• May 1999: Actor Kevin Kline, currently appearing as Bottom in the just-released film version of Shakespeare’s A Midsummer’s Night’s Dream, is the narrator of the audio tour of Impressionists in Winter. Produced by Acoustiguide the tour will also feature Museum Director Arnold L. Lehman and Curator of European Painting and Sculpture Elizabeth Easton. The first exhibition of winter scenes by such Impressionist artists as Monet, Renoir, Gauguin, Pissarro, and Sisley, Impressionists in Winter opens on May 28 at the Brooklyn Museum of Art, where it will be on view through August 29.

      The final venue of a three-city tour, the Brooklyn Museum of Art is augmenting the exhibition with several additional paintings. Among the works presented exclusively at the BMA will be Cezanne’s Melting Snow, Fontainebleau; a rare loan of Monet’s Vétheuil in Winter from the Frick Collection, New York; and a selection of the BMA’s own Japanese snowscapes by Hiroshige that underscore the influence of Japanese woodcuts on Impressionist painters.

      Exhibition tickets may be purchased by calling toll free 1-877-WINTER-9 (1-877-946-9379) [or] on the Internet at www.ebtech.com/winter, or purchased at Museum Admissions.

      There will also be a 2,500-square-foot shop that will carry a wide variety of related products ranging from the exhibition catalogue, books, postcards, posters, note cards and other station[e]ry items to Parisian tables and chairs, French glassware, clocks[,] lamps, screensavers, holiday ornaments, a Monet seed package, and even a snowflake cookie cutter.

      Brooklyn Museum Archives. Records of the Department of Public Information. Press releases, 1995 - 2003. 01-06/1999, 047-48. View Original 1 . View Original 2

    • May 1999: A wide range of special group tour options is available for the exhibition Impressionists in Winter, on view at the Brooklyn Museum of Art from May 28 through August 29, 1999. This is the final stop on a national tour of the first exhibition to present the extraordinary winter scenes painted by Impressionist favorites Monet, Renoir, Pissarro, Sisley, Caillebotte, and Gauguin.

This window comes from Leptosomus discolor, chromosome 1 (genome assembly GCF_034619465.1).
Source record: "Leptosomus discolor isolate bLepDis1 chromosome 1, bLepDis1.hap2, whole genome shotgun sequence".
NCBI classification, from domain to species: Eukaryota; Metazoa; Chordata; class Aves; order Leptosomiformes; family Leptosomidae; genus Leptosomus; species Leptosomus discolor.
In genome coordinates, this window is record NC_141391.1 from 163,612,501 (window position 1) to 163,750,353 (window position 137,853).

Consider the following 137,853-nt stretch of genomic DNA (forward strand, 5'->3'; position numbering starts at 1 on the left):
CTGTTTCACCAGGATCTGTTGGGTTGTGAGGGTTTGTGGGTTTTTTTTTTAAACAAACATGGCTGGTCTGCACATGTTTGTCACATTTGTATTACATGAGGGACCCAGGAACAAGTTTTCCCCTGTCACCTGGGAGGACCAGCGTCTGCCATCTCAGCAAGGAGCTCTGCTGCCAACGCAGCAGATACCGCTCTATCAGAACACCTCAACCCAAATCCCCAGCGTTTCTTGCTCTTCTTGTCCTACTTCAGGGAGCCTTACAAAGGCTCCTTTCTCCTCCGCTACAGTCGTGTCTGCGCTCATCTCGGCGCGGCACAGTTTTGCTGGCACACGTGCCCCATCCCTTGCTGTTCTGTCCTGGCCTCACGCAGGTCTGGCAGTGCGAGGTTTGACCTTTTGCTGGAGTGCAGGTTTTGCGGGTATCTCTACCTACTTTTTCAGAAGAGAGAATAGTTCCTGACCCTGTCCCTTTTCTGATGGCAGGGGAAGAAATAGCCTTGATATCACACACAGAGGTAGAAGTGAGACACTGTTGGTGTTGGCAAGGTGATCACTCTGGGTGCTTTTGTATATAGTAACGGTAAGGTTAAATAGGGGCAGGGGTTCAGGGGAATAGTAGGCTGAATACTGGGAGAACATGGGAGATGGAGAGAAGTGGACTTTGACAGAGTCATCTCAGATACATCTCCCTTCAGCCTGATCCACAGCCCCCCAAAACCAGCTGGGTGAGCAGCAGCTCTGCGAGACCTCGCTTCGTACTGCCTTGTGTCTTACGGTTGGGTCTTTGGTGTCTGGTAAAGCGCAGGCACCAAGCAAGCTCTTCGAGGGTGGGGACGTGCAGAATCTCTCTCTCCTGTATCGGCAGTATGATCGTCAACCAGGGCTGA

Self-guided tours are $9.50 per person for adults; $7.50 per person for seniors, full-time college students with valid I.D., and children ages ten through eighteen; children under ten are admitted without charge (not applicable for school groups); ten-person minimum. Special travel-industry incentives are available for groups.

      Audio tours are also available for an additional $4 per person. This forty-minute tour provides an in-depth discussion of individual paintings and includes one audiocassette with headphones and admission to both the exhibition and the rest of the Museum. There is a ten-person minimum.

      Another option is a slide talk, with a fifteen-person minimum, available at $15.50 per person, seniors $13.50. Prior to viewing the exhibition, these groups attend a forty-minute slide presentation by a Museum guide in the Iris and B. Gerald Cantor Auditorium. In addition to the slide presentation, this tour includes a ticket to the exhibition and general admission to the Museum.

      Guided tours of the exhibition, led by an expert Museum guide, provide an exclusive opportunity for groups of twenty-five or more to see the exhibition when the galleries are closed to the public. Guided tours are $22 for adults, $20 for seniors. This tour includes general Museum admission and a coupon for a fifteen-percent discount at the Museum Shop.